Here's the Strangest Way New Orleans Unleashes Anthony Davis

There aren't a lot of unique strategies to attack Golden State's defense, but here's one technique the Pelicans have used with their franchise to great success over the past few months.

by Michael Pina
May 1 2018, 8:04pm

Photo by Derick E. Hingle-USA TODAY Sports

Earlier this season, as a way for Alvin Gentry to reinforce his desire to play as fast as possible with the players he had, the New Orleans Pelicans dabbled with the idea of sticking DeMarcus Cousins down near the opposite basket whenever the opposing team shot their free throws.

It wasn’t the most significant gamble, but there was also an obvious trade off. Instead of having one of the game’s better rebounder underneath his own rim to prevent any put-backs, Cousins would stand 80 feet away so that New Orleans could get into its early offense without any delay.

Cousins is a three-point shooting bulldozer who’s made four All-Star teams and owns an Olympic gold medal. But placed within the context of Gentry’s truest vision, he was often deadweight, an invasive presence that forced the New Orleans coaching staff to search for different ways to be uptempo with him on the floor. The thought of Cousins jog-walking up the floor, forever behind the ball, preventing the Pelicans from jabbing a backpedaling defense with 18 seconds still on the shot clock, was New Orleans's idea of self-mutilation.

The Pelicans were still one of the 10 fastest teams in the league with Cousins in the game, but they zoomed up to a speed that was nearly unseen in 20 years when he sat. Here’s one reason why:

The solution came to the the Pelicans when they saw Tom Thibodeau do something similar with Karl-Anthony Towns. The idea there was less about accounting for a slow body in transition, and more about letting an unstoppable post-presence feast one-on-one, with acres of space around him and more than enough time to have at it.

But Gentry didn’t scrap the idea when Cousins tore his Achilles. Instead, he gave the role to Anthony Davis, a move that offers one of the three best basketball players alive an early advantage he otherwise wouldn’t have. ("We can tell you but then we'd have to kill you," Gentry joked when I asked him to explain the reasoning behind it. "It's just something that we do, okay, we'll leave it at that.")

The way Davis dominates basketball transcends the game itself—his closest precedent is probably Randy Moss rather than any big man that's actually played in the NBA. He runs literal slant and fly routes in the open floor, and by planting him alone in the frontcourt when the other team is shooting free throws, he's essentially a target in the end zone.

According to CTG, Davis placed in the 22nd percentile at his position grabbing defensive rebounds off missed free throws this season, a huge drop from earlier in his career. In Davis's first five years, he was 86th, 64th, 81st, 83rd, and, in his rookie season, 90th. This is a fairly unique and easy way to unleash him. Teams that weren’t prepared found themselves in uncomfortable spots against rapid-fire mismatches that allowed no opportunity to breathe.

In the first round against Portland, the Blazers were carved up by various wrinkles off this scheme, and all the space it grants Davis to operate in. The backdoor lob seen below is devastating. It's also a lot harder to pull off if Davis is beneath his own rim when New Orleans gets the ball.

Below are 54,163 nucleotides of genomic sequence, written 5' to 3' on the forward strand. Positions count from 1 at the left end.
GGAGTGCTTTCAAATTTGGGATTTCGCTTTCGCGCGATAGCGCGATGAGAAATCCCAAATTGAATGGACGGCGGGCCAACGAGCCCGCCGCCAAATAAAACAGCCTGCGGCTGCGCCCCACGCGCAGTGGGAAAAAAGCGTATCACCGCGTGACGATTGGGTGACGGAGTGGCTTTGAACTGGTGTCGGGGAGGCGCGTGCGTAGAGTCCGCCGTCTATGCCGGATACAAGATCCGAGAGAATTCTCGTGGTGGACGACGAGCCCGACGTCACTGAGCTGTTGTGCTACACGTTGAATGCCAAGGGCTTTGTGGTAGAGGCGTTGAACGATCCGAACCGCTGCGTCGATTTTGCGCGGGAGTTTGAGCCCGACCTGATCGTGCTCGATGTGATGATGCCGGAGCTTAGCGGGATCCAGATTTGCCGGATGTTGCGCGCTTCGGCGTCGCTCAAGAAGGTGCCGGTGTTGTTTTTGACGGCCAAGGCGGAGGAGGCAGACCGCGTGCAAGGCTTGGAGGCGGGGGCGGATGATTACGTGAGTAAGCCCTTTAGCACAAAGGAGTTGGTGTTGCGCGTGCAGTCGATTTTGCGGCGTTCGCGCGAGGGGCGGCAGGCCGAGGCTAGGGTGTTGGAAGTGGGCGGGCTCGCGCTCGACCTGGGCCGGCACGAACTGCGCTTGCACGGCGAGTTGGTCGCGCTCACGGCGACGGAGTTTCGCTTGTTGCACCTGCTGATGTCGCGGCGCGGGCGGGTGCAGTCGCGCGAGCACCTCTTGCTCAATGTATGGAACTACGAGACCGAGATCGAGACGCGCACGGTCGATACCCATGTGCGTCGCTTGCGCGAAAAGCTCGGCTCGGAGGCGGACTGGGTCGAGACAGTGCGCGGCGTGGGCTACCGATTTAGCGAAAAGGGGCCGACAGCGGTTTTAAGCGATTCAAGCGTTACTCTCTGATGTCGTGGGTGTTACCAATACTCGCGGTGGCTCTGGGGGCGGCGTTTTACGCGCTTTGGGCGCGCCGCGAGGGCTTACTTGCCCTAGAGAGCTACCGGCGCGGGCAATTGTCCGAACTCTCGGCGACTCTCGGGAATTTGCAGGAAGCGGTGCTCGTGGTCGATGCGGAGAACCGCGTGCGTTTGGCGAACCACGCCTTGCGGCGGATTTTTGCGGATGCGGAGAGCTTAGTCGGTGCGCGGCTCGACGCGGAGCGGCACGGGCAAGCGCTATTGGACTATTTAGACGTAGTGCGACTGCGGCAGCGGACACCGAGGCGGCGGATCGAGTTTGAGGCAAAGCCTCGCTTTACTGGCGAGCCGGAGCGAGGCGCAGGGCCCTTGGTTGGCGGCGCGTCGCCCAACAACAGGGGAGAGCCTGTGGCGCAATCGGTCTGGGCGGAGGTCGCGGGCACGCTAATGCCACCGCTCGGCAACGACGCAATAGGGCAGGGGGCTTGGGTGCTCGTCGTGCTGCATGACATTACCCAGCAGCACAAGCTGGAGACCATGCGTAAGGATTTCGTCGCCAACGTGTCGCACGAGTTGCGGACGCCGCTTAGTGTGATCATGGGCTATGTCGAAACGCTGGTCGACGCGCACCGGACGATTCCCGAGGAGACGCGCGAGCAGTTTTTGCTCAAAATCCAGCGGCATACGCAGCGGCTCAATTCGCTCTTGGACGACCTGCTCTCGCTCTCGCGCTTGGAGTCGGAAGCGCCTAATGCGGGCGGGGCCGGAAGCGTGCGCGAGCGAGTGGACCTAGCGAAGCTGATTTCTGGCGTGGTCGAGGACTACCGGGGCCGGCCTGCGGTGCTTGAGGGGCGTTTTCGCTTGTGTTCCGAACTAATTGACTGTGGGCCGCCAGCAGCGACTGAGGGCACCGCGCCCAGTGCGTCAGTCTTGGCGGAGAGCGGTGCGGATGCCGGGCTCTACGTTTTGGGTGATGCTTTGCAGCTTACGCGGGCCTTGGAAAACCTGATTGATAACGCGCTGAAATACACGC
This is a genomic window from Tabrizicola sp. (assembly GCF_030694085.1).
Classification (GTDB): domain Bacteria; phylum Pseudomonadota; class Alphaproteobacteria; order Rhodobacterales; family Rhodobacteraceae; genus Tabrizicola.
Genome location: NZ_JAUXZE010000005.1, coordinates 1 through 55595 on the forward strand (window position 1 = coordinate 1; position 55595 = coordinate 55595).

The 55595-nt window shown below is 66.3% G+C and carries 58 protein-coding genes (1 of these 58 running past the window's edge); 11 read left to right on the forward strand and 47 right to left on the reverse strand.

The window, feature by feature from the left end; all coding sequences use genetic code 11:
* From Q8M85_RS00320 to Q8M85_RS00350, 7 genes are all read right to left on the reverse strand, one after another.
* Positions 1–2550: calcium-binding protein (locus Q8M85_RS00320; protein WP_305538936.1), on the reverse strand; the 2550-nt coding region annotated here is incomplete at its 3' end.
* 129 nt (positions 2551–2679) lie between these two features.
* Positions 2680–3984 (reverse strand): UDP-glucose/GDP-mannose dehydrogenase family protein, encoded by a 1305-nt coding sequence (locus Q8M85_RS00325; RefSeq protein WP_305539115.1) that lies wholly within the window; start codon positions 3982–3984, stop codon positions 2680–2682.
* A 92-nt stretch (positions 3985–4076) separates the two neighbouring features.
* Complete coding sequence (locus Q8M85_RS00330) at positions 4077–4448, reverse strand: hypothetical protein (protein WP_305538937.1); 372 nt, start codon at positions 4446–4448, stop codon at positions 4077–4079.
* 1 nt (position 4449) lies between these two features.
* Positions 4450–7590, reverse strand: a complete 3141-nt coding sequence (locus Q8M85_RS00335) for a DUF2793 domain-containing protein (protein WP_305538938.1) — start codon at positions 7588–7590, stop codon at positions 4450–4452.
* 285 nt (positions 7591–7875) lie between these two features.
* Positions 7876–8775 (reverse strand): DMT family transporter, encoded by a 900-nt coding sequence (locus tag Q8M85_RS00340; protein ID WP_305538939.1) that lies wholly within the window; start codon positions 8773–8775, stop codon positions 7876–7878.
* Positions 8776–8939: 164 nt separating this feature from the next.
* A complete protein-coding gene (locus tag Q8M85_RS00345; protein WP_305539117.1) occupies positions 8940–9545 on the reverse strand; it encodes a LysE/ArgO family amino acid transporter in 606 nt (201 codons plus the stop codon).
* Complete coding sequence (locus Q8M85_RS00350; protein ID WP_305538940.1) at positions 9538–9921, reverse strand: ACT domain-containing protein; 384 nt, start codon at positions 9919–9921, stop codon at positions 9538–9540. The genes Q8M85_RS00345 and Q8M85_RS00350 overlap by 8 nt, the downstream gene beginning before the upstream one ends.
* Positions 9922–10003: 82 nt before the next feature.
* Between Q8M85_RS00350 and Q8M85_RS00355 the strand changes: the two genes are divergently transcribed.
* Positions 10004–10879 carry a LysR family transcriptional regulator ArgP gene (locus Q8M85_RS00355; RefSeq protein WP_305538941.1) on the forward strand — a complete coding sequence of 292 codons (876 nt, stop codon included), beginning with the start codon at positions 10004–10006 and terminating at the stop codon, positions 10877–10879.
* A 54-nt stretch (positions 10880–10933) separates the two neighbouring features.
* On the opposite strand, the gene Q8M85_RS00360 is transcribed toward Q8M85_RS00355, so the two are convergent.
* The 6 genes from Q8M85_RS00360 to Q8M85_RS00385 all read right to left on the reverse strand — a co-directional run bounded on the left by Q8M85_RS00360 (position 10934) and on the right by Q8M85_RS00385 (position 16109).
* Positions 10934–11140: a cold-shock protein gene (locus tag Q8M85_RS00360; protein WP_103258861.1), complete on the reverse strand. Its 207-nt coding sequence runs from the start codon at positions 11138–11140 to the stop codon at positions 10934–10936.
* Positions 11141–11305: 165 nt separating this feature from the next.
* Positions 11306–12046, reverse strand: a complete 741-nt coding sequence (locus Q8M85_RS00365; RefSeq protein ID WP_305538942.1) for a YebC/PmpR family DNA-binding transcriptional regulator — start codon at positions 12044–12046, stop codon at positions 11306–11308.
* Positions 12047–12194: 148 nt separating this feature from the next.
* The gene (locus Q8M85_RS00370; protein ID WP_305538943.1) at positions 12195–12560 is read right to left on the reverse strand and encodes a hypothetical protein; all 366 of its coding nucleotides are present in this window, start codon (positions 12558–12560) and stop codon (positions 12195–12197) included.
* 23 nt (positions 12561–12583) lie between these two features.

Here’s what happened when Jusuf Nurkic took away the lob and let Davis catch a pass at the high post. The Pelicans responded with a quick give-and-go between him and Rajon Rondo. The pressure was non-stop.

We also saw it early on in Game 1 against the Golden State Warriors. Pace is an understandably notable theme in this series. The Pelicans averaged a league-high 102.73 possessions per 48 minutes during the regular season while no team enjoyed transition more than the Warriors. (The pace in Game 1 was 105.9, which was the fastest either team registered in these playoffs.)

"[The Warriors] are a great defensive team when you set up in the half-court," Rondo said. "When [they] go to the free-throw line and [you] come back down at a slow pace, they’re able to set their defense. When they’re making threes or getting dunks, the ball bounces two or three times before you get the ball out of bounds, they’re obviously in a set defense."

Here’s what happened early in Game 1 when the Pelicans pushed it up to Davis after Klay Thompson sunk a free throw. He caught the ball with only four seconds lopped off the shot clock, drove away from Shaun Livingston's double team, and scored over Kevon Looney.

The Warriors are the Warriors for a reason, though. On the very next possession, right after Kevin Durant missed a free throw, Draymond Green sprinted back to provide Looney with some help, knowing the Pelicans wanted to feed Davis early in the clock once again.

Looney was also ready. He shoved Davis out to the slot and forced a tough baseline turnaround. These are the problems that come with playing a defending world champion. Golden State is smart, huge, physical, and cohesive. What worked in previous rounds, and throughout the regular season, won't be so easy against them.

That said, quick hitters like this are what make the Pelicans the Pelicans. Straying from their identity and what got them to the second round would be foolish. They should continue to fight early and often to force the Warriors to react as often as possible. Giving Davis a head start right after Golden State heads to the free-throw line is a simple way to do that.